Do I have to be Employed for the SAP Return-To-Duty Process and Follow-up Testing?

Since the CDL Clearinghouse database went live in Jan. 2020, we can track that around 60,000 drivers each year have received some drug and alcohol violation.

If these drivers want to get back to work, they must complete the return-to-duty process and be a part of a SAP program for follow-up testing.

However, many of these drivers are terminated by their employer. But, if they continue to work through the return-to-duty process, they are eligible to seek employment elsewhere.

Since the CDL Clearinghouse database went live in Jan. 2020, we can track that around 60,000 drivers each year have received some drug and alcohol violation.

This brings up a frequently asked question: If a CDL holder is NOT employed and can’t get employed but wants to continue the follow-up process, can this CDL holder contract a consortium/third-party administrator (C/TPA) to act as a DER and send this CDL driver for the appropriate follow-up testing plan?

The short answer: No, unless they become an owner-operator. We will explain why after a quick review of the process.

What is the return-to-duty and follow-up DOT SAP process?

Find a DOT SAP:
SAPlist.com is the #1 source for finding a Substance Abuse Professional

After a driver receives a failed drug test result, they must begin the return-to-duty/SAP process which can be split into two major sections: the time to return-to-duty to drive again, and the time to finish the follow-up testing program for the next 12-60 months.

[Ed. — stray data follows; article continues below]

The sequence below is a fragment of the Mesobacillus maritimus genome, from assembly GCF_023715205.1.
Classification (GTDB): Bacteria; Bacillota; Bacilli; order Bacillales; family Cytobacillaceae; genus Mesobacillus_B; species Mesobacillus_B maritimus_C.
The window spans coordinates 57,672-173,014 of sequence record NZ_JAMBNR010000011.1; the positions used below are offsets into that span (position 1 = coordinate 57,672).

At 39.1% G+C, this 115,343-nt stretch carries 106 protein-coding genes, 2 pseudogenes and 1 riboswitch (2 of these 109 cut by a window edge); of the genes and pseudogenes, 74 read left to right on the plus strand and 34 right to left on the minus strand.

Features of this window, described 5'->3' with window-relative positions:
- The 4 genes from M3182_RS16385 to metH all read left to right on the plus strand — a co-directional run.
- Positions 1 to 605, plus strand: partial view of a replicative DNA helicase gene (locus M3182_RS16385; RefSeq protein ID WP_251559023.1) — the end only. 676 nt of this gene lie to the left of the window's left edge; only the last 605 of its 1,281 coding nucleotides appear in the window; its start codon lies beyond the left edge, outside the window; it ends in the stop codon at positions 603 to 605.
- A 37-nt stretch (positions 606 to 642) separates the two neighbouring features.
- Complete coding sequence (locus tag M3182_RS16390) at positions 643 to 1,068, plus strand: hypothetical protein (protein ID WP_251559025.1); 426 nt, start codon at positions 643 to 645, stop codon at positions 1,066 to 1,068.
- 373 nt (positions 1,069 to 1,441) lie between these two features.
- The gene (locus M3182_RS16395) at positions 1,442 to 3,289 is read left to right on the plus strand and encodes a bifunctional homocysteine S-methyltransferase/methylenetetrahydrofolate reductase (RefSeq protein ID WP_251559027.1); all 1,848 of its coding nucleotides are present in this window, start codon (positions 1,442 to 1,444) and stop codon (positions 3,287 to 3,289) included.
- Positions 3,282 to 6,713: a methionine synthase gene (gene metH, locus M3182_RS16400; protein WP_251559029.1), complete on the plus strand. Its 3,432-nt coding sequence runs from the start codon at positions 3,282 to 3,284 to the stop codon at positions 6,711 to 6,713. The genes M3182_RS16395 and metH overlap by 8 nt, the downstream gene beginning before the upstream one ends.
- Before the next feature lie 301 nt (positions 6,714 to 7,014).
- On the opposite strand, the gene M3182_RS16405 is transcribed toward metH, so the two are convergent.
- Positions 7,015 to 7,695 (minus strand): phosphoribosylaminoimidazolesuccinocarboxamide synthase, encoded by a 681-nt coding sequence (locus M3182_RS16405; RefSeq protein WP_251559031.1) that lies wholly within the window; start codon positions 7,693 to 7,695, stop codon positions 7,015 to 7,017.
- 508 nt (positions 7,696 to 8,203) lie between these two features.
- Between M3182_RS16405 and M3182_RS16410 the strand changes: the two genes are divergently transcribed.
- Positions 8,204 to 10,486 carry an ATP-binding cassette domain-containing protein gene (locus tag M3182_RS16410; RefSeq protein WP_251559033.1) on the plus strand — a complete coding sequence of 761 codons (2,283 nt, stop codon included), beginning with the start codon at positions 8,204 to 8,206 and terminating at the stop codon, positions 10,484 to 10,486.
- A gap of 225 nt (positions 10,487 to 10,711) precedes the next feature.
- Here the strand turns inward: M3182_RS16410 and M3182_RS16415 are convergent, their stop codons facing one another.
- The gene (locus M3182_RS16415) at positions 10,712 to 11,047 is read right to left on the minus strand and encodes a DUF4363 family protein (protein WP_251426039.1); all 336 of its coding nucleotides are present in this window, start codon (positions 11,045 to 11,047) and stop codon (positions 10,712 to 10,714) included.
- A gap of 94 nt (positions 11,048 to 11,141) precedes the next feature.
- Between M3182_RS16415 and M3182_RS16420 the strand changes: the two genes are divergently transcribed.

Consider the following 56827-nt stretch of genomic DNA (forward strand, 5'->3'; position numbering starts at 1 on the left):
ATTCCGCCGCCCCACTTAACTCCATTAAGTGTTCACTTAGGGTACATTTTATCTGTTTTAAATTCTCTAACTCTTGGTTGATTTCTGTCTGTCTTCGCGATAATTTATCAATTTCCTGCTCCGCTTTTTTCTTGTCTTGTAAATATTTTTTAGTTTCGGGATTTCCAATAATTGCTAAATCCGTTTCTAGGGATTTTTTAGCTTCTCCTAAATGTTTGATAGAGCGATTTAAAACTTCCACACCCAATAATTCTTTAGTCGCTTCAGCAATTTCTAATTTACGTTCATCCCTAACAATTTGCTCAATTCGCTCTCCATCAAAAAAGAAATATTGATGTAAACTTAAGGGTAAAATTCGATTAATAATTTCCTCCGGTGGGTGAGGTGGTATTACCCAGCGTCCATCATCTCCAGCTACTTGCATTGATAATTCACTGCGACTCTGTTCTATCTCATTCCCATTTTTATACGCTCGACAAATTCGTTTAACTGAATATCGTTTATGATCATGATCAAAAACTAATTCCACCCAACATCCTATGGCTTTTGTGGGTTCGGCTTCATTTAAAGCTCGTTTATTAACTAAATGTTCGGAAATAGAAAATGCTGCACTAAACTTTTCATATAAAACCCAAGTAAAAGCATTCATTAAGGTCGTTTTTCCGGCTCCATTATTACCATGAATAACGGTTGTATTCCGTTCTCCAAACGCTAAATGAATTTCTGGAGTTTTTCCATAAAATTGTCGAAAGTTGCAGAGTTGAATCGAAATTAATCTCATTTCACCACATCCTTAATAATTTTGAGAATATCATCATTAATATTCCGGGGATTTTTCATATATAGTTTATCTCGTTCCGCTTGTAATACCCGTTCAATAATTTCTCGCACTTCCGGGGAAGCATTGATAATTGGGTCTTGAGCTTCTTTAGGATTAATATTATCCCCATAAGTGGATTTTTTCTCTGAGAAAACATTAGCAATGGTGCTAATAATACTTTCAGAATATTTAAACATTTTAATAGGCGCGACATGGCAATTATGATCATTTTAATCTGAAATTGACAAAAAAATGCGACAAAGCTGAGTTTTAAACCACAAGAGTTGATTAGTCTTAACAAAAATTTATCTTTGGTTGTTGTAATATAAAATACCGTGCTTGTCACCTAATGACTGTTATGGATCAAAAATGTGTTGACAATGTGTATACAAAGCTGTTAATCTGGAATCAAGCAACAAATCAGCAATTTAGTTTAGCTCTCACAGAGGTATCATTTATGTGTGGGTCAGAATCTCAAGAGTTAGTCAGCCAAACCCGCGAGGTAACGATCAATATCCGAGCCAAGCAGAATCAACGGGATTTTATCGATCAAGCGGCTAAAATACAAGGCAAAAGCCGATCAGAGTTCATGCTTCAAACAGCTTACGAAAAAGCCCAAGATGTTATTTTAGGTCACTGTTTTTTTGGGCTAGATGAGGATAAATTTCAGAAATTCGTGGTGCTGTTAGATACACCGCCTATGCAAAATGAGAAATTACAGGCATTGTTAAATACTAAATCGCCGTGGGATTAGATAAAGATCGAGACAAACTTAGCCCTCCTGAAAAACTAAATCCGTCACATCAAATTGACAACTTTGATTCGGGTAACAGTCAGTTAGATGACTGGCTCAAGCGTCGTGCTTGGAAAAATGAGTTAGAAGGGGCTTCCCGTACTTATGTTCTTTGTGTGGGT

This process begins with an evaluation by a substance abuse professional (SAP), as required in the federal regulations in 49 CFR Part 40 Subpart O. This is often considered the SAP process.

A return-to-duty drug test is a single test required by the DOT after successful completing the SAP process.

Read more for additional details on the SAP process.

Return-to-duty testing can only be done when the driver is CURRENTLY EMPLOYED.

If the driver is not employed, they cannot start their SAP program until they are employed and will be performing a safety-sensitive function. Basically, their progress would be paused until they are employed again.

If the driver is an owner-operator and have a truck, they would use their Consortium/TPA to manage their SAP process and follow-up testing schedule.

But why?

Drug testing while employed in safety-sensitive work is an effective deterrent

Remember, after a driver finished the SAP process and can return to safety-sensitive work, they still must have unscheduled follow-up testing for at least one year.

The need to be employed to have follow-up testing has been a requirement of the regulations for more than 30 years.

There are three main reasons why this is important.

First, the federal agency does not have jurisdiction over the general public, or someone who is not operating under their jurisdiction. If the driver is no longer employed or is not an owner-operator, they are not required to follow federal regulations until they are back in a safety-sensitive function.

Second, a driver cannot know his or her follow-up testing schedule or how long it will be. If they did, this could allow the person in recovery to continuing substance abuse and time to stop so they are clean before the next follow-up test.

If a driver does not know how long the follow-up testing program could continue, that will help the driver remain free of substance abuse long-term.

For example, a SAP could recommend 6 follow-up tests in the first 12 months, and then follow-up tests in the third and fifth year. A driver would not know this, which makes the preventive nature of follow-up testing more effective.